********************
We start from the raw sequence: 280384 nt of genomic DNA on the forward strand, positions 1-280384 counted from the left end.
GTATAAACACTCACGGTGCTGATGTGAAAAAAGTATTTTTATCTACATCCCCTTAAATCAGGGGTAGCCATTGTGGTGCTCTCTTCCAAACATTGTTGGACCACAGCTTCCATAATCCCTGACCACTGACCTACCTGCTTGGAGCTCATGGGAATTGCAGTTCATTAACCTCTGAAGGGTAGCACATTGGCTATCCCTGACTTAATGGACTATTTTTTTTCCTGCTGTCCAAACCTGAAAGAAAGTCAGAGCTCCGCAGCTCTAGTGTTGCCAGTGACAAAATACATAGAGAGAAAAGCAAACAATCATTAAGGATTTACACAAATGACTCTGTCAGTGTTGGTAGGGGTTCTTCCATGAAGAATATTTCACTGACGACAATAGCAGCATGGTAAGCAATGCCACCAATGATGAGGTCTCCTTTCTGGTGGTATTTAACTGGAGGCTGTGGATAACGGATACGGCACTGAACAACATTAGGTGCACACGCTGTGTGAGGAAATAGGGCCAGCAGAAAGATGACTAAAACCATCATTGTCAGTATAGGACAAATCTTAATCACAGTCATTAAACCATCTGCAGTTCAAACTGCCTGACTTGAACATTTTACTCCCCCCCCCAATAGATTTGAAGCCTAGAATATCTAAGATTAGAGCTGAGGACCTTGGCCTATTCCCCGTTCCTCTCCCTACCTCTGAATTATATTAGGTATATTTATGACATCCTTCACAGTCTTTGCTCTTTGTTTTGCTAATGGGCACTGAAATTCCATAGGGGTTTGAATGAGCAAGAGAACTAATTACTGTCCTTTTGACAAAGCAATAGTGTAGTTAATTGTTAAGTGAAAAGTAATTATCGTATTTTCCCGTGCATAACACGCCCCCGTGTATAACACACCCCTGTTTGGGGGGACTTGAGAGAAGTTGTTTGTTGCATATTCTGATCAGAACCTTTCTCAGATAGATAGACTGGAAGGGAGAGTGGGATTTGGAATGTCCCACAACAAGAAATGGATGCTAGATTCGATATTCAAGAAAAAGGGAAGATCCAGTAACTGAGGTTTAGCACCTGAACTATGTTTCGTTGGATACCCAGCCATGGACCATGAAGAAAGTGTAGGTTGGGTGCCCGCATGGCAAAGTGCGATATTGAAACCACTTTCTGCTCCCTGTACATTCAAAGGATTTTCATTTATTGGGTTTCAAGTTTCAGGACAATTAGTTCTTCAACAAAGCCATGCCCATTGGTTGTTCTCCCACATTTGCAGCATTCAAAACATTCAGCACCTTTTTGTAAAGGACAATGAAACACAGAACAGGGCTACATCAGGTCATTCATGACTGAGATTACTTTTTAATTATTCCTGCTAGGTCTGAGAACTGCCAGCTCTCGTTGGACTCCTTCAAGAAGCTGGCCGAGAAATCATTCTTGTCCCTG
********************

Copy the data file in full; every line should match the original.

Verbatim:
We start from the raw sequence: 280384 nt of genomic DNA on the forward strand, positions 1-280384 counted from the left end.
GTATAAACACTCACGGTGCTGATGTGAAAAAAGTATTTTTATCTACATCCCCTTAAATCAGGGGTAGCCATTGTGGTGCTCTCTTCCAAACATTGTTGGACCACAGCTTCCATAATCCCTGACCACTGACCTACCTGCTTGGAGCTCATGGGAATTGCAGTTCATTAACCTCTGAAGGGTAGCACATTGGCTATCCCTGACTTAATGGACTATTTTTTTTCCTGCTGTCCAAACCTGAAAGAAAGTCAGAGCTCCGCAGCTCTAGTGTTGCCAGTGACAAAATACATAGAGAGAAAAGCAAACAATCATTAAGGATTTACACAAATGACTCTGTCAGTGTTGGTAGGGGTTCTTCCATGAAGAATATTTCACTGACGACAATAGCAGCATGGTAAGCAATGCCACCAATGATGAGGTCTCCTTTCTGGTGGTATTTAACTGGAGGCTGTGGATAACGGATACGGCACTGAACAACATTAGGTGCACACGCTGTGTGAGGAAATAGGGCCAGCAGAAAGATGACTAAAACCATCATTGTCAGTATAGGACAAATCTTAATCACAGTCATTAAACCATCTGCAGTTCAAACTGCCTGACTTGAACATTTTACTCCCCCCCCCAATAGATTTGAAGCCTAGAATATCTAAGATTAGAGCTGAGGACCTTGGCCTATTCCCCGTTCCTCTCCCTACCTCTGAATTATATTAGGTATATTTATGACATCCTTCACAGTCTTTGCTCTTTGTTTTGCTAATGGGCACTGAAATTCCATAGGGGTTTGAATGAGCAAGAGAACTAATTACTGTCCTTTTGACAAAGCAATAGTGTAGTTAATTGTTAAGTGAAAAGTAATTATCGTATTTTCCCGTGCATAACACGCCCCCGTGTATAACACACCCCTGTTTGGGGGGACTTGAGAGAAGTTGTTTGTTGCATATTCTGATCAGAACCTTTCTCAGATAGATAGACTGGAAGGGAGAGTGGGATTTGGAATGTCCCACAACAAGAAATGGATGCTAGATTCGATATTCAAGAAAAAGGGAAGATCCAGTAACTGAGGTTTAGCACCTGAACTATGTTTCGTTGGATACCCAGCCATGGACCATGAAGAAAGTGTAGGTTGGGTGCCCGCATGGCAAAGTGCGATATTGAAACCACTTTCTGCTCCCTGTACATTCAAAGGATTTTCATTTATTGGGTTTCAAGTTTCAGGACAATTAGTTCTTCAACAAAGCCATGCCCATTGGTTGTTCTCCCACATTTGCAGCATTCAAAACATTCAGCACCTTTTTGTAAAGGACAATGAAACACAGAACAGGGCTACATCAGGTCATTCATGACTGAGATTACTTTTTAATTATTCCTGCTAGGTCTGAGAACTGCCAGCTCTCGTTGGACTCCTTCAAGAAGCTGGCCGAGAAATCATTCTTGTCCCTG